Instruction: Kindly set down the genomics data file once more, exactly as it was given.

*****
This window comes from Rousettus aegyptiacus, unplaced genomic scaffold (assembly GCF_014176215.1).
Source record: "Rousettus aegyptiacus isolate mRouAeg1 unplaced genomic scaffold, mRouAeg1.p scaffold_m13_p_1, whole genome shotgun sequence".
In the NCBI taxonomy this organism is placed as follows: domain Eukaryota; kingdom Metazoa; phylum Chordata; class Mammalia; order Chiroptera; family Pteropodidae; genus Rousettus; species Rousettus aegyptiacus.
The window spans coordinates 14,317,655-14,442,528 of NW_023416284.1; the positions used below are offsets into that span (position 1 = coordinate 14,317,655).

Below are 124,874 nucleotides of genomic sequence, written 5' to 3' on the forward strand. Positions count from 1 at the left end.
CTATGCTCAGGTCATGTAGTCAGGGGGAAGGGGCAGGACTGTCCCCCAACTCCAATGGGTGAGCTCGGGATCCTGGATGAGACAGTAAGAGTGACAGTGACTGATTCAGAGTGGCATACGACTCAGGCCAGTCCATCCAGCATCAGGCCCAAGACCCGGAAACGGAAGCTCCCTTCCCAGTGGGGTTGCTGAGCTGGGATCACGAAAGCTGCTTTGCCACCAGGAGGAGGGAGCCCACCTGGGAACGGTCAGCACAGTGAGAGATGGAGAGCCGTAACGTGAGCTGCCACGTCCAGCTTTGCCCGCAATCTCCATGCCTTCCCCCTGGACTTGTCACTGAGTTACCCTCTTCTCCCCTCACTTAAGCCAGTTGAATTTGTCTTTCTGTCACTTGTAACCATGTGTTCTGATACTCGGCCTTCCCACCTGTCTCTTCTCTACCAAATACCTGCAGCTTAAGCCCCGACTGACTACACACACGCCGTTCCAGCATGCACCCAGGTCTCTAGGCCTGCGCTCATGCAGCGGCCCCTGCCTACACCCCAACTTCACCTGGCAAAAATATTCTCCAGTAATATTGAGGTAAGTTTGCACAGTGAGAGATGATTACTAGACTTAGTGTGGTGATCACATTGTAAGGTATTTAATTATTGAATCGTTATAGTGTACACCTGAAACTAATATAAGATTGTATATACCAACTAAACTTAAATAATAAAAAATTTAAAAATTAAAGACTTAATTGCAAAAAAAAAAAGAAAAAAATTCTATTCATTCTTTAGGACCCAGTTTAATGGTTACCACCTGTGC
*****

This window comes from Rousettus aegyptiacus, unplaced genomic scaffold (assembly GCF_014176215.1).
Source record: "Rousettus aegyptiacus isolate mRouAeg1 unplaced genomic scaffold, mRouAeg1.p scaffold_m13_p_1, whole genome shotgun sequence".
In the NCBI taxonomy this organism is placed as follows: domain Eukaryota; kingdom Metazoa; phylum Chordata; class Mammalia; order Chiroptera; family Pteropodidae; genus Rousettus; species Rousettus aegyptiacus.
The window spans coordinates 14,317,655-14,442,528 of NW_023416284.1; the positions used below are offsets into that span (position 1 = coordinate 14,317,655).

Below are 124,874 nucleotides of genomic sequence, written 5' to 3' on the forward strand. Positions count from 1 at the left end.
CTATGCTCAGGTCATGTAGTCAGGGGGAAGGGGCAGGACTGTCCCCCAACTCCAATGGGTGAGCTCGGGATCCTGGATGAGACAGTAAGAGTGACAGTGACTGATTCAGAGTGGCATACGACTCAGGCCAGTCCATCCAGCATCAGGCCCAAGACCCGGAAACGGAAGCTCCCTTCCCAGTGGGGTTGCTGAGCTGGGATCACGAAAGCTGCTTTGCCACCAGGAGGAGGGAGCCCACCTGGGAACGGTCAGCACAGTGAGAGATGGAGAGCCGTAACGTGAGCTGCCACGTCCAGCTTTGCCCGCAATCTCCATGCCTTCCCCCTGGACTTGTCACTGAGTTACCCTCTTCTCCCCTCACTTAAGCCAGTTGAATTTGTCTTTCTGTCACTTGTAACCATGTGTTCTGATACTCGGCCTTCCCACCTGTCTCTTCTCTACCAAATACCTGCAGCTTAAGCCCCGACTGACTACACACACGCCGTTCCAGCATGCACCCAGGTCTCTAGGCCTGCGCTCATGCAGCGGCCCCTGCCTACACCCCAACTTCACCTGGCAAAAATATTCTCCAGTAATATTGAGGTAAGTTTGCACAGTGAGAGATGATTACTAGACTTAGTGTGGTGATCACATTGTAAGGTATTTAATTATTGAATCGTTATAGTGTACACCTGAAACTAATATAAGATTGTATATACCAACTAAACTTAAATAATAAAAAATTTAAAAATTAAAGACTTAATTGCAAAAAAAAAAAGAAAAAAATTCTATTCATTCTTTAGGACCCAGTTTAATGGTTACCACCTGTGC